Is brown the new green?

Brownsville is going green. In the words of City Commissioner Edward Camarillo, “We will be known as the green capital of the world.”

Does the South Texas city have Toyota Prius police cars? A solar-powered city hall? Electronic electric bills? Rainwater catchment cisterns on its tanker trucks?

Oh, no. Any municipality could do that stuff. Brownsville has gone where not even Austin has dared to go before. Right to the core of what environmentalists from Al Gore to Alec Baldwin agree is the root of ecological evil: urban tumbleweeds.

You may know them as plastic shopping bags. I know them as dirty diaper tamers. But did we all know that they kill 14 million trees in the U.S. each year? That’s right. It’s there, sourceless, in the preamble of City of Brownsville Ordinance 2009-911-E.

And all this time we thought paper sacks were killing the trees!

Beginning January 1, Brownsville shoppers can’t sack their stuff in non-reusable plastic bags without paying a $1 fee to their city.

Supposedly, the $1 luxury sack tax won’t last forever. Once retailers run out of their existing supplies of bags, they must stop offering plastic.

City customs enforcement agents must be on high alert to snag any sacks at the gates. It’s too bad that smugglers can condense about a million of them into a block the size of a Kleenex box.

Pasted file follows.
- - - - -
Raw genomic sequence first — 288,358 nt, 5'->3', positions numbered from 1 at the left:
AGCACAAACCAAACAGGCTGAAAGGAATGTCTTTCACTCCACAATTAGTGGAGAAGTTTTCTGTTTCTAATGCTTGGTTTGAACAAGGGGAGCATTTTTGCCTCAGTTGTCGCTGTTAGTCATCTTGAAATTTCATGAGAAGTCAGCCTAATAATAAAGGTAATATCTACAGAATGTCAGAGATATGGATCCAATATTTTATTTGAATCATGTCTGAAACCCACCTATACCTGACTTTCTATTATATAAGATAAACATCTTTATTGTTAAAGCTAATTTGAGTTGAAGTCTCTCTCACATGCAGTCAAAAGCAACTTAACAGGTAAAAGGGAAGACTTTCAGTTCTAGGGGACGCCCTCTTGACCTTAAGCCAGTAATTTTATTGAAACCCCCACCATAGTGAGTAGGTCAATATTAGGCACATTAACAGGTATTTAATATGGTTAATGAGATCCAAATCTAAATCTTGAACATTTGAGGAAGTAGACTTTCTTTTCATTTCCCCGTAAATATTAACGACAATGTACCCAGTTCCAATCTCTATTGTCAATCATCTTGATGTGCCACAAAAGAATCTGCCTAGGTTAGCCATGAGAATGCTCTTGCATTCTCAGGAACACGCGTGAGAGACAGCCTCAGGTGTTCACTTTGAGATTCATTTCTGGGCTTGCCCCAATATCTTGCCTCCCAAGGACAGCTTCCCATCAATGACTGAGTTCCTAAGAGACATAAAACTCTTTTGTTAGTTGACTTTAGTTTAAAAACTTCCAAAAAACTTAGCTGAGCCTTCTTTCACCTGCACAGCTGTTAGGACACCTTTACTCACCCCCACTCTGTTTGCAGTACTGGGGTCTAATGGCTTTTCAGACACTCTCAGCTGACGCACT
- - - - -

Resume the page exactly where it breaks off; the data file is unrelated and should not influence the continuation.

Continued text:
That’s ironic, too. How much space do the tumbleweeds actually take up in a landfill? A fraction of a fraction. But this fight is not about making space in a landfill. It’s about making space in our hearts for mother nature.

But would mother nature object if a plastic bag is filled with trash that Tim Teenager would have otherwise chunked out his truck window?

What does she think about the food products packaged in petroleum: bread, tortillas, chips, marshmallows, etc.? And the produce bags? Is their clock ticking? “Honey, I would have gotten some bananas for the kids but I left my potato sack in the car.”

What about the grocery store aisle of plastic bags for sale in all shapes, sizes, colors and smells? Should we go mad at Glad?

I’d like to be a fly on the exterior wall of the Brownsville Home Depot the day it runs out of plastic bags for a buck. The sight of Curt Contractor walking out bagless juggling twenty-seven PVC couplings or, better yet, the burly man walking in with five pink reusable sacks.

My guess is Home Depot will never run out of plastic bags, and the City of Brownsville will never run out of cash from its newfound revenue source. And liberals will have found another harmless scapegoat on which to vent their misguided environmental fury.

1 Response to “Is brown the new green?”

  1. 1 Bennye Waskom January 29, 2011 at 03:36

    Typical difference between conservatives and liberals….Conservatives don’t like plastic bags….conservatives don’t use plastic bags…..Liberals don’t like plastic bags….liberals try to legislate a ban on plastic bags for anyone!

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